Easily Extract Data from SQL Server for Fast & Visual Analytics with OmniSci
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In this post, I’ll demonstrate a common scenario in mature enterprises: having data on several different systems and needing to transfer data to a common platform for analysis. Specifically, I’ll show how to export data from Microsoft SQL Server to OmniSci, so that customer account data from SQL Server can be merged with the customer transactional data on OmniSci and then visualized using OmniSci Immerse.
System-of-Record vs. Analytics Platform
In my career, I’ve worked at several Fortune 100 companies, both as an employee and as an external consultant. The industries have varied, but one common feature of the technology stacks at these companies has been that one database that both 1) holds all of the business-critical data and 2) no one is allowed to actually use! The database could be any of the major platforms such as Teradata, Oracle or SQL Server, but no matter what, no ad-hoc queries were allowed to be run during business hours by anyone other than a select few DBAs.
What this type of roadblock inevitably leads to is a series of data export jobs to a data lake or other analytics system where analysts had more freedom for exploration: this is where OmniSci thrives! Being built from the ground up to be an agile, interactive data exploration platform for driving insights, OmniSci allows users to run queries faster than system-of-record/row-oriented databases, as well as provides graphical capabilities that just aren’t possible with large CPU-only databases.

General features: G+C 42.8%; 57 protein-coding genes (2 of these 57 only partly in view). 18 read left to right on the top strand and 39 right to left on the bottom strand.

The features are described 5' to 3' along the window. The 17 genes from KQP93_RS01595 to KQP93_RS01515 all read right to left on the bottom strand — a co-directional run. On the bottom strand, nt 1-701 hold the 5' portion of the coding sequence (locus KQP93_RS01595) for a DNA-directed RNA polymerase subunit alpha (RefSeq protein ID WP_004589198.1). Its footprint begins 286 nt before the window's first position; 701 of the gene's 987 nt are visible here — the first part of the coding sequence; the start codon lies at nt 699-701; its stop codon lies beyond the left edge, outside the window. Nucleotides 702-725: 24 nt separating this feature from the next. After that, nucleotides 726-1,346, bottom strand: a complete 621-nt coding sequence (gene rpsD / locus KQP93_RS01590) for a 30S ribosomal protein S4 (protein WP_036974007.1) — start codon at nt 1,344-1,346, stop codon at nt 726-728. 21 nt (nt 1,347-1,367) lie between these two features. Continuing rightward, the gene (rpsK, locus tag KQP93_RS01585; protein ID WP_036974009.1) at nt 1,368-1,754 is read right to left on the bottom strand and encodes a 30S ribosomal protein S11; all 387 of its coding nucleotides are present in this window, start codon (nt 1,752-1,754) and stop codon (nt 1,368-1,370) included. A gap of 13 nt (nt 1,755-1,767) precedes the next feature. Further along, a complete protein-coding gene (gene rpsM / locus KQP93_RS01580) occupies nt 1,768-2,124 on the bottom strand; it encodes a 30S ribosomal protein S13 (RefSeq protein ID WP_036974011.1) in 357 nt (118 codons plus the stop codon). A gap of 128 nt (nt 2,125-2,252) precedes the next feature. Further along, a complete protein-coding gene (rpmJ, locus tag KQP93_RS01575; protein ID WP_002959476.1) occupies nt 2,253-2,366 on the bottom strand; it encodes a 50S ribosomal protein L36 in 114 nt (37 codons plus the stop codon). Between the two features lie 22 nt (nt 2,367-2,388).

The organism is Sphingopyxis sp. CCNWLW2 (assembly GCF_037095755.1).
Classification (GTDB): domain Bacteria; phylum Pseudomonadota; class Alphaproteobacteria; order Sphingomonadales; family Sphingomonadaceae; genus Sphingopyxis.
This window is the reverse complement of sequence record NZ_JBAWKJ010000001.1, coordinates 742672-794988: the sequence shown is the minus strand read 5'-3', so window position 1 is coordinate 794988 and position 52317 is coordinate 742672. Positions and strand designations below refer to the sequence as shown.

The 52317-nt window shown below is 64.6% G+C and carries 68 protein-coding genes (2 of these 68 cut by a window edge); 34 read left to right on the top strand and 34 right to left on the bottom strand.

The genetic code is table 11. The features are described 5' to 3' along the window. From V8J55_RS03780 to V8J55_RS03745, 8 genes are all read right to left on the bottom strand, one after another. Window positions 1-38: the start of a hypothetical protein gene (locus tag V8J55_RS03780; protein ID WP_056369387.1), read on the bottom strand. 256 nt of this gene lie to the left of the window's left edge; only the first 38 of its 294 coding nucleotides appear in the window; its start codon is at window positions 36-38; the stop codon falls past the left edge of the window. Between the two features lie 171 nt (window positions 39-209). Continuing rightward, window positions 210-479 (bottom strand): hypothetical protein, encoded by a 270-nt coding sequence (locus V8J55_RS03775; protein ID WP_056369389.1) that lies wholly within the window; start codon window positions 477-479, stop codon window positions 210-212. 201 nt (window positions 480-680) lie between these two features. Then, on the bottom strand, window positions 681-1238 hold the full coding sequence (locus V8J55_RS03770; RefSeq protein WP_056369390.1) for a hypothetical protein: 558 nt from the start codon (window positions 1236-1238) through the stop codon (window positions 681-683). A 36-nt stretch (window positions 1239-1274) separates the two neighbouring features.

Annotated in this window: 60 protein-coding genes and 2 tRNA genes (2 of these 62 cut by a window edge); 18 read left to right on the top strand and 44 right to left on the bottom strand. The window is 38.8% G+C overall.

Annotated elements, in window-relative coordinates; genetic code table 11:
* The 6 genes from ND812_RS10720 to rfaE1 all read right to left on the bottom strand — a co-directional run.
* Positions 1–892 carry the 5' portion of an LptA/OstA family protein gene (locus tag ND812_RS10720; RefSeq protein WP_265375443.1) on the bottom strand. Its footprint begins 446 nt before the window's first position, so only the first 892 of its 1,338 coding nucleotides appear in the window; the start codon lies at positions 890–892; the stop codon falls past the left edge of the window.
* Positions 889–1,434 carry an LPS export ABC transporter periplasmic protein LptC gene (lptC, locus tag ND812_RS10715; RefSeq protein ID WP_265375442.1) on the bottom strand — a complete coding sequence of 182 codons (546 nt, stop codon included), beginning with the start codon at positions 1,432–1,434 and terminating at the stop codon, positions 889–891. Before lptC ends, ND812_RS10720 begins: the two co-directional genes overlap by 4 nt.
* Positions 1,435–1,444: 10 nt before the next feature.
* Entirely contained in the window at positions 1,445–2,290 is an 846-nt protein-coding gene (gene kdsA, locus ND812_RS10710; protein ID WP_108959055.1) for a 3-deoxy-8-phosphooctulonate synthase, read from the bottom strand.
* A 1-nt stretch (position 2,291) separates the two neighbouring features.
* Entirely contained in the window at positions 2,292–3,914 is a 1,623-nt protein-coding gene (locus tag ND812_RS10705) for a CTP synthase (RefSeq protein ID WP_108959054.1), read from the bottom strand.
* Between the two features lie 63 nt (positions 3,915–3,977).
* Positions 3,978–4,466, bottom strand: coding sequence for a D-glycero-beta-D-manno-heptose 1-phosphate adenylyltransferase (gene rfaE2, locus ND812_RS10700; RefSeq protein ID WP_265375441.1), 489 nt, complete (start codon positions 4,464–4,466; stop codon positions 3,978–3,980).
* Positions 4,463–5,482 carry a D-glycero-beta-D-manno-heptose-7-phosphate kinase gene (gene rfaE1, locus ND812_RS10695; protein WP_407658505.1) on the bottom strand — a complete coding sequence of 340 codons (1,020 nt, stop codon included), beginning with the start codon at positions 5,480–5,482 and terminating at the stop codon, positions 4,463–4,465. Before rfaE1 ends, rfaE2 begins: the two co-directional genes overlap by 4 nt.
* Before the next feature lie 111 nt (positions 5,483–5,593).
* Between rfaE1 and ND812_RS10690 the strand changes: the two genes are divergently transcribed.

Transferring Customer Account Table to OmniSci
To demonstrate using OmniSci as the common platform between multiple data systems, let’s assume we have a monthly subscription-based service where the customer account data is stored in SQL Server. The customer account table might have the following schema:
To make the example more interesting, I’ve given the address_geom column a type of GEOGRAPHY both SQL Server and OmniSci support OGC-compliant geospatial data types, but because the data are represented slightly differently in the two systems, we’ll have to account for this before transferring the data.
Using SQLImporter: SQL Server to OmniSci
To transfer data between SQL Server and OmniSci, there are several options. The lowest common denominator between any two databases is dumping to CSV, but that loses all the benefits of knowing the data types in advance. Additionally, we could write some Python code or similar, but that requires more development than just simply copying a table from one database to another. My recommendation in terms of ease-of-use is to use SQLImporter, a Java utility provided with each OmniSciDB install. SQLImporter uses JDBC to read from the source database and the OmniSci JDBC driver to insert data to the database.
Find Java Runtime Environment Version
In this example, we’ll need the Microsoft SQL Server JDBC Driver; to ensure you get the correct version for your database, you need to check your version of Java:
The number after the '1.' in the Java version is the required Java Runtime Environment version. In this case, because the Java version is 1.8.x_xxx we need the jre8 version of the SQL Server JDBC driver: mssql-jdbc-7.4.1.jre8.jar
Copying an Entire Table to OmniSci
To copy an entire table from SQL Server to OmniSci, you can do the following:
The java arguments declare where the database jar files are located, the credentials for each database and then a select-all statement from the table: "select * from dbo.customers". If the table specified with the `-t` argument doesn’t exist on OmniSci, the table will be created; if the table does exist, then the column names and data types of the SQL Server table and the target OmniSci table must match.